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Classic film review: HOUR OF THE WOLF (Vargtimmen) written and directed by Ingmar Bergman
HOUR OF THE WOLF DVD cover

“You see what you want to see,” says one of the demons to the protagonist near the climax, as inevitably someone does in most of Bergman’s amazing films. In this case, Max von Sydow, an artist, is about to encounter the ghost of the lover he cannot forget to the glee of the characters in the castle, the demons who constantly erode the remnants of his sanity. At this point Liv Ullmann, as his long suffering wife, is either dead by his hand or is simply no longer part of the hallucination that constantly overlays reality to the point the audience is never certain where one ends and the other begins.

 

 

Liv Ullmann speaking to the camera frames the tale. Her husband has vanished, she is broke, pregnant and now shares her husband’s dark visions.

 

 

During the hour of the wolf—that hour just before dawn (as the artist explains to his wife as they both await sunrise so that he can finally sleep)--more people die, more children are born than any other hour. He lights match after match in the darkness, struggling to remain beyond the reach of his demons. But they appear to him during the day instead—as a precocious child who bites him, an annoying man who follows him blathering endlessly, a lover who he cannot forget who will not let him go.

 

 

He gives these beings names, sketches them, shows the sketches to his wife (but not the audience,) and she begins encountering them. One tells her where to find his diary. She does, reads it and is soon immersed within his self destructive spiral.

 

 

They summer on a small island, in total isolation, without electricity or running water. The artist struggles to draw and paint on the ragged cliffs while his wife is relegated to domestic chores. Their evening conversations are either his monologues/confessions or her mundane accounting of her life with him which as often as not puts him to sleep. The odious collection of self absorbed souls living in the “castle” on the other side of the island are determined to draw the artist and his wife into their decadent lives. The camera moving from face to face at a dinner party while the unfinished caustic statements each of them spews to anyone willing to listen is one of the most chilling scenes in any film.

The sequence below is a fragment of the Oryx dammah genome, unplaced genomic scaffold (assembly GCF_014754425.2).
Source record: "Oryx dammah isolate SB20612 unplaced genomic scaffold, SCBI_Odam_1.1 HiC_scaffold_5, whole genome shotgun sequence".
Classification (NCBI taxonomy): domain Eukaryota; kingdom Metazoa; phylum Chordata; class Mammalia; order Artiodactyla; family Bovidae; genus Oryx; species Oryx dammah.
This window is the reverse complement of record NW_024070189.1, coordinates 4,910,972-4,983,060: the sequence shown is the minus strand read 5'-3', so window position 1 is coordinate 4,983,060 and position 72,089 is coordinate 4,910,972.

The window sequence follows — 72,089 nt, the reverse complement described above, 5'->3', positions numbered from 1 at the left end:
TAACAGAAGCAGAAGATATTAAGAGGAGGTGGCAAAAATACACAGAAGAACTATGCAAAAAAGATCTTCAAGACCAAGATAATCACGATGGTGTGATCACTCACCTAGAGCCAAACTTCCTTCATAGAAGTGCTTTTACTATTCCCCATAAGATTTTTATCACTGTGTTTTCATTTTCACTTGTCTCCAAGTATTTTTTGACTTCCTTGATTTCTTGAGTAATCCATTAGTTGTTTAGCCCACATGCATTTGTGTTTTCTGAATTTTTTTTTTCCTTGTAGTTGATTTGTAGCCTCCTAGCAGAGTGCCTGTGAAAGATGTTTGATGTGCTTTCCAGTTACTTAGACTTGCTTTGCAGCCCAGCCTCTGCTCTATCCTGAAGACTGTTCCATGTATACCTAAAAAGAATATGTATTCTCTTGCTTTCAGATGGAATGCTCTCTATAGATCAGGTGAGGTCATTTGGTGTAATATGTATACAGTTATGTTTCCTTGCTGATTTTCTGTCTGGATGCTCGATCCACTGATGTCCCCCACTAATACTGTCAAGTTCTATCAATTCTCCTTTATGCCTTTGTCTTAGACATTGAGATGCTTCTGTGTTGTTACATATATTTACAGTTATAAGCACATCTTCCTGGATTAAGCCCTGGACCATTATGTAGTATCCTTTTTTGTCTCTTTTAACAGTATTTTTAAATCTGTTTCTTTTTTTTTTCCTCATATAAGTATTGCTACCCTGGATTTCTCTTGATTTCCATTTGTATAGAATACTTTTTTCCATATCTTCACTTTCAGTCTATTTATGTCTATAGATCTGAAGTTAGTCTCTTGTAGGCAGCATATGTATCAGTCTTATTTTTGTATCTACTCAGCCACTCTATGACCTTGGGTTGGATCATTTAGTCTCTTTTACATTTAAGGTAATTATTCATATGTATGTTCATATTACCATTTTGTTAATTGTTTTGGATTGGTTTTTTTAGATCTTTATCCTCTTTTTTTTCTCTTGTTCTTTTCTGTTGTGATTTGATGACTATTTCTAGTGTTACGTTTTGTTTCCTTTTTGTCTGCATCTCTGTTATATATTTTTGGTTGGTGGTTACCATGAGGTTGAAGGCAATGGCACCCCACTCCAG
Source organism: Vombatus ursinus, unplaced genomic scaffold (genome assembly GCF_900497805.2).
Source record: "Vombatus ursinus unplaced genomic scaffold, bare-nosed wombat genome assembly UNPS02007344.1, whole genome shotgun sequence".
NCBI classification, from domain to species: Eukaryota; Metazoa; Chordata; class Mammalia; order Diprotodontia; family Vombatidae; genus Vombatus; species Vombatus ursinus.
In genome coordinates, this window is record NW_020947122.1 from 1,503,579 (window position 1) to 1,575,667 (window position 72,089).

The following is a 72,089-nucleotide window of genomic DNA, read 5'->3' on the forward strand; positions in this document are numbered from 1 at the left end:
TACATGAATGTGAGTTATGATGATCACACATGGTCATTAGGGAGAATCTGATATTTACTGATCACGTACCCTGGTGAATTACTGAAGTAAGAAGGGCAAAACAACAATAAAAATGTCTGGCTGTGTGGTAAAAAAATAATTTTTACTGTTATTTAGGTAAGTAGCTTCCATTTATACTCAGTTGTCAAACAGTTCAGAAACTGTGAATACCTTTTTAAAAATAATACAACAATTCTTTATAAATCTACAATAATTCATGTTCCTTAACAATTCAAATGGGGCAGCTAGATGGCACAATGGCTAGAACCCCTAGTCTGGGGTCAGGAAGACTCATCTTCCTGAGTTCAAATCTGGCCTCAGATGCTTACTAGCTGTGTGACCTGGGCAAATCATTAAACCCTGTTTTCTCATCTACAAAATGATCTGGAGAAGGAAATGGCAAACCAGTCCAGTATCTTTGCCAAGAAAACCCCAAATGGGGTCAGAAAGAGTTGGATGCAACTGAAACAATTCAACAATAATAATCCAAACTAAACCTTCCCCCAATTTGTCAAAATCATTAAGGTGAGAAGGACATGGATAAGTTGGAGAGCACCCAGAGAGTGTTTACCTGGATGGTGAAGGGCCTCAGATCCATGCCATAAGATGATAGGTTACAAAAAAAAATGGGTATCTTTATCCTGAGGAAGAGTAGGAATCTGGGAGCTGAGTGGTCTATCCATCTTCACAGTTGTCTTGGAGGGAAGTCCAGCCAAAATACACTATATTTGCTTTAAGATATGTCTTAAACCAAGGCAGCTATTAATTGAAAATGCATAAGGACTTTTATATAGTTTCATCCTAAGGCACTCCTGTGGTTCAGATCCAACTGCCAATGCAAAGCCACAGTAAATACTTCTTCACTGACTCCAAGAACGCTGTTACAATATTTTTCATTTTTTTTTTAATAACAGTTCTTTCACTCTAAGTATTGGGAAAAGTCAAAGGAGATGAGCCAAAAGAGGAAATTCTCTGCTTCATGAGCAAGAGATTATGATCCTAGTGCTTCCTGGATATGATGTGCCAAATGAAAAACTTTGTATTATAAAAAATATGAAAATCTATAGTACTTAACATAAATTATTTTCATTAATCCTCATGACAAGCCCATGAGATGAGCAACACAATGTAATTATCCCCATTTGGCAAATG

Perhaps the best film maker of all time, Bergman’s films are often icy portraits of people in crisis, of what truly drives human relationships, and the oddly resilient fragility of the human psyche. HOUR OF THE WOLF is one of his most surreal efforts, shot in black and white, often going to high contrast (no shades of grey) during von Sydow’s psychotic episodes. It was released in 1968 and stands the test of time remarkably well. The film is filled with all manner of unforgettable images, from an old woman deconstructing her own face (without CGI,) to a man walking across the floor, up a wall and over the ceiling, to the collection of demons (who are also, for the most part, the other characters in the film) gathered to watch him embrace the memory of his lover, laid out as a corpse.

 

 

Ullmann and von Sydow were Bergman’s favorite actors, appearing together in many of his best efforts. His films, for the most part, feel like family affairs, with cast and crew having worked (and played) with him many times before. The dependable Sven Nykvist’s cinematography, as always, is absolutely perfect.

 

 

Begrman intends his audience question how much of what they perceive is objectively real and how much is pure subjectivity. He drives home the point that we are inevitably the architects of our own undoing. He explores our sensuality and how these needs at times will not only override all else, but will obscure the boundaries of reality. And he captures the absolute isolation of the human condition while illustrating Sartre’s maxim, “hell is other people.”

 

 

Not for the faint of heart nor the dense of mind.

 

 

Available from your local library or in various versions from Amazon.com.

 

 

 

 

©  Paul L. Bates 2013

 

 

 

 

 

 

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